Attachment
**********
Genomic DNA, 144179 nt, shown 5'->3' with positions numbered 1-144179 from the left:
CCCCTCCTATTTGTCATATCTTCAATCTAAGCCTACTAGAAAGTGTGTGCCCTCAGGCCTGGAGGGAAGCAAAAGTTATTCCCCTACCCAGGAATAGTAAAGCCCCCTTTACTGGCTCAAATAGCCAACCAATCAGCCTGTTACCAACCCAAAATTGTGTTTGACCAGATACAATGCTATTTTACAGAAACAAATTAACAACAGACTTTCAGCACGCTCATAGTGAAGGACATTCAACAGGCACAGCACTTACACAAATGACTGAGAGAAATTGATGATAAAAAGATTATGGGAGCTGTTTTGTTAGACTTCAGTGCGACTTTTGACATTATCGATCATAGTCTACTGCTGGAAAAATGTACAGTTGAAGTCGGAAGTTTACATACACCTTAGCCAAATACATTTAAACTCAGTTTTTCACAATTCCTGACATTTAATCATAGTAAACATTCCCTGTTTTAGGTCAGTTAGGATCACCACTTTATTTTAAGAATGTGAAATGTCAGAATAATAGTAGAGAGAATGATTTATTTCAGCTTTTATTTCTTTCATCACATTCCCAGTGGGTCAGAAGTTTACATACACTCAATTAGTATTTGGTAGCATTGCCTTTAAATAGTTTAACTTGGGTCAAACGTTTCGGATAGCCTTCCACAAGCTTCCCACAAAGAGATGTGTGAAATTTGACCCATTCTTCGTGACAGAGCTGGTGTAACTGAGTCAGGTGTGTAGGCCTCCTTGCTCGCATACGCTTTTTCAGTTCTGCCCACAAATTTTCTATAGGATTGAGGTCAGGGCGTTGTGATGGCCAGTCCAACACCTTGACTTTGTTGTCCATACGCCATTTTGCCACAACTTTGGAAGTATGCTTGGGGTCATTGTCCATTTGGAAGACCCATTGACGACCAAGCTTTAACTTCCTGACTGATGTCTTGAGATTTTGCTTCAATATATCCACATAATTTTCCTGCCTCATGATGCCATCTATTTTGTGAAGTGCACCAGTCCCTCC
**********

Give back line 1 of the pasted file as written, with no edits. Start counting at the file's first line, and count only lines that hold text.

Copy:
Genomic DNA, 144179 nt, shown 5'->3' with positions numbered 1-144179 from the left: